The latest plot-twist in Mia Reed’s compelling life story? The former East Coast investment banker, television and film producer, and tattoo artist agent has become an Iowan.
Mia moved to Oskaloosa in 2021 after making the winning bid for the Frank Lloyd Wright-designed Alsop House at auction. She looks right at home here—with her books, contemporary art collection and pets bringing the space to life. But Reed initially balked at the idea of buying a landmark.
“Never in my wildest dreams did I think that I’d own a Wright house,” she said. After North Carolina neighbor and Oskaloosa native Beth Crookham encouraged her to look at the property, Mia told her friend, “‘That's crazy. Nobody owns a Frank Lloyd Wright house. It owns you.’”
Ultimately, she couldn’t pass up the opportunity to spearhead the restoration of a significant structure. After all, Mia’s father was an acclaimed architect and her mother a sculptor and celebrated ceramicist, so she’s always been drawn to design.
“Creativity is in my DNA,” Mia said.
Crafting a Creative Community
Although Mia moved to Iowa without much of a local network, Oskaloosa was her North Carolina neighbor’s hometown, where her father, Joe Crookham, co-founded Musco Lighting.
“The first thing on my mind was to ask what sort of arts and culture is available,” Mia said.
Quite a bit, as she soon discovered. Mia was instrumental in pulling together the city’s Iowa Great Places designation in 2022, which recognizes the development of creative and cultural assets, as part of a creative economy consulting contract. This meant not just joining groups but convening stakeholders around a shared vision for celebrating and fostering creativity.
“Mia expanded the Arts Roundtable,” Lauren Terrell, a fellow Iowa transplant who considers Mia a mentor, said. Lauren recently launched Studio Osky, an art collective and entertainment hub in a former Mercy Clinic building. She helps host a monthly art crawl that builds connectivity between the studio, Oskaloosa’s art center and other businesses and organizations with cultural offerings.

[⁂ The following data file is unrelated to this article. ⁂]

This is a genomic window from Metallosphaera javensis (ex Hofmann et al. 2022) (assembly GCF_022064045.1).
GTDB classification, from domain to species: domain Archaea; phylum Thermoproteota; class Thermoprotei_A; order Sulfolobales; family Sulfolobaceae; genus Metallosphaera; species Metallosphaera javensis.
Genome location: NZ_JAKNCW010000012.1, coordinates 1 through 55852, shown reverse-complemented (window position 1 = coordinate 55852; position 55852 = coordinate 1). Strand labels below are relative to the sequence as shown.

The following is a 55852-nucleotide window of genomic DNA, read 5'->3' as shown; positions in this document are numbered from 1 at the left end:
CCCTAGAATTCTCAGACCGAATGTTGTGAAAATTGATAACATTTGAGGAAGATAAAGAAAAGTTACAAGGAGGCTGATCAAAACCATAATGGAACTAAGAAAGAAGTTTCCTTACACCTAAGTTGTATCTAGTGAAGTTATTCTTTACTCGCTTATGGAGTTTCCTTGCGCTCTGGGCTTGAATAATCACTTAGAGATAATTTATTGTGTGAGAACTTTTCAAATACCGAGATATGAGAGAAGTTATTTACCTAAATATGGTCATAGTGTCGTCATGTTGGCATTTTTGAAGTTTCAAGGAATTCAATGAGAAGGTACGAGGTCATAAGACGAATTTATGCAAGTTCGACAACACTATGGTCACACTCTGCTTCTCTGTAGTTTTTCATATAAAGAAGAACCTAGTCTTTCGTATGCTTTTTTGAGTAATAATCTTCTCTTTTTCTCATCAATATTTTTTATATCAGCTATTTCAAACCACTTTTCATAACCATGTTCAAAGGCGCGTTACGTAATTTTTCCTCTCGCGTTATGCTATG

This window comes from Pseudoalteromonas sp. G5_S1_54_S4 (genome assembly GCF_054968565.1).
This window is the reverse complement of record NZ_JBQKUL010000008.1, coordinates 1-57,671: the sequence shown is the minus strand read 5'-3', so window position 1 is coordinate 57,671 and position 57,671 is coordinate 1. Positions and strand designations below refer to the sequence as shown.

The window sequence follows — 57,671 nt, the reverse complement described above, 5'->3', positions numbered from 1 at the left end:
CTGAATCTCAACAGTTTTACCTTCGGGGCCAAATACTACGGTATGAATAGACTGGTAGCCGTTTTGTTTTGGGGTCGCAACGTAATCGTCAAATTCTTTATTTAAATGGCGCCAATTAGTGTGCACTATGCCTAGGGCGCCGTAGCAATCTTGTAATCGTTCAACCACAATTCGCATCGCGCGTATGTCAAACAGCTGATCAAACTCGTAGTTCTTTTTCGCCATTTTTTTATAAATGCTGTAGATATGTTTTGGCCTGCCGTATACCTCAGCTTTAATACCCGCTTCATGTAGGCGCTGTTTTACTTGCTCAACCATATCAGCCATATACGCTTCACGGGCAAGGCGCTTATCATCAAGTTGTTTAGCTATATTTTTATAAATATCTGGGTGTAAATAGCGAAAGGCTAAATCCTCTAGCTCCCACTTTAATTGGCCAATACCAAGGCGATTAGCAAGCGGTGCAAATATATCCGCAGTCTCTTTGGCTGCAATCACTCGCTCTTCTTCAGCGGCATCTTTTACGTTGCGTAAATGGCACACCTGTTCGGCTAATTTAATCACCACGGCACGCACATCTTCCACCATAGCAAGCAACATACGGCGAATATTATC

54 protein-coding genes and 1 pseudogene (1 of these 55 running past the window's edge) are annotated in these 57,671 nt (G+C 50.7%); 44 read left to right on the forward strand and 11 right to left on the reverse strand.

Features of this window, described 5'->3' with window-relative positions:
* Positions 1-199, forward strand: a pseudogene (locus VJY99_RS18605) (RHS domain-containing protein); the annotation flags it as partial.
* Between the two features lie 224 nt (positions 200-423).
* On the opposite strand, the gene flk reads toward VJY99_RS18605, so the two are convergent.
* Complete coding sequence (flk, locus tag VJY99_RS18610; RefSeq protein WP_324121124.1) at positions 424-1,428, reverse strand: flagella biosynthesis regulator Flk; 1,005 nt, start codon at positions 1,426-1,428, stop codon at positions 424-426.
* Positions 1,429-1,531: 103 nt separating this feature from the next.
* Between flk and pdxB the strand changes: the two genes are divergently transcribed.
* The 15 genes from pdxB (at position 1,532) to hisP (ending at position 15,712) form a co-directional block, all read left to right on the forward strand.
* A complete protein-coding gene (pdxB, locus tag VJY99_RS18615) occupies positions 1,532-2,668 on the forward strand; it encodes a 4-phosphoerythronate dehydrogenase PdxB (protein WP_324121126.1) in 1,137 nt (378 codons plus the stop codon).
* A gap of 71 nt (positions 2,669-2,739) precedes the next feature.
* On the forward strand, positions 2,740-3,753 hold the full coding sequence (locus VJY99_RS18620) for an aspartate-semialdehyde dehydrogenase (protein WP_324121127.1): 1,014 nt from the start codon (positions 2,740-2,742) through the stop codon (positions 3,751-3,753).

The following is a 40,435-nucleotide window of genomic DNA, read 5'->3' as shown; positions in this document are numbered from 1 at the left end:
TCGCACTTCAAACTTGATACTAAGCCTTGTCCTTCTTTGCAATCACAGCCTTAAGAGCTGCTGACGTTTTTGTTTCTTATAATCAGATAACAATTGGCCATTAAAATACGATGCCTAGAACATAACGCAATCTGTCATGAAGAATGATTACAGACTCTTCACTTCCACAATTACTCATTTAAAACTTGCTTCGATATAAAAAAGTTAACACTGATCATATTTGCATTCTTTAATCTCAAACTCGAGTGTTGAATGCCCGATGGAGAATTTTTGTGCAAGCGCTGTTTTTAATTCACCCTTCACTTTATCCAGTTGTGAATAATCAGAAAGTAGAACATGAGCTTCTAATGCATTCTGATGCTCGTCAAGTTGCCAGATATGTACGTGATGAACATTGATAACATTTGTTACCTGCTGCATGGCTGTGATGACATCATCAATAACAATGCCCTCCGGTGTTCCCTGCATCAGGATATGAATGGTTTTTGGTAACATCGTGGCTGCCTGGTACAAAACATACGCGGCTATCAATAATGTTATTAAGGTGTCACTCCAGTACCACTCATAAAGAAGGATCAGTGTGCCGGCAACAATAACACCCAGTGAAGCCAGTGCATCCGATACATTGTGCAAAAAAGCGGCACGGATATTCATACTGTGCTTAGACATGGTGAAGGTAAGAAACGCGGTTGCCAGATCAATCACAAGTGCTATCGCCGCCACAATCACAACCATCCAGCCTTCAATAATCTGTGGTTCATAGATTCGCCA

Lauren and Mia both feel the time is right to take Oskaloosa from ‘hidden gem’ to distinctive destination. The two believe collaboration is key to growing the scene.
“Now, all the arts and culture groups work together,” Lauren said. “We’ve been discussing how Studio Osky can be involved in the growth of the town’s offerings to make it an architectural icon.”
Designing a Destination
The Alsop House, which was designed in 1947 and completed in 1951, has never been remodeled and retains all its original furniture. Step into the open living area and its woodwork, natural light and brick fireplace are recognizably Wright. The architect’s blueprints are spread out on the dining room table.
“When I first started walking through it, I said, ‘I feel like I'm on a ship,” Mia recalled. “My ship came in.”
Moving into a significant example of Midcentury Usonian design (a style made famous by Wright) meant a major commitment to restoration. That’s why Mia is forming a foundation focused on preserving the home in perpetuity.
“We want to protect the original furniture, we want to protect the drawings, and we want to protect all these archives,” said Mia, who also recently joined the Frank Lloyd Wright Building Conservancy as a board member.
For now, the house remains a private residence. But because she sees herself as a steward of the space, Mia plans to open the home to public for the first time on select dates later this year. The Alsop House will then join Cedar Rock State Park's Walter Estate, the Historic Park Inn Hotel and Stockman House as Iowa's Frank Lloyd Wright Destinations.
In the meantime, she delights in seeing her home through visitors’ eyes. Even the delivery person who dropped off her temporary refrigerator has been enthralled.
“I saw this tough guy melt and turn into a student,” Mia said, describing his reaction to the space. “That was when I knew I wanted to open it up for education.”
Mia is already collaborating with Iowa State University’s College of Design to bring architecture students into the Alsop House.
“I’m here to stay and help,” Mia said. “And my number one focus as a change agent is empowering the younger generations.”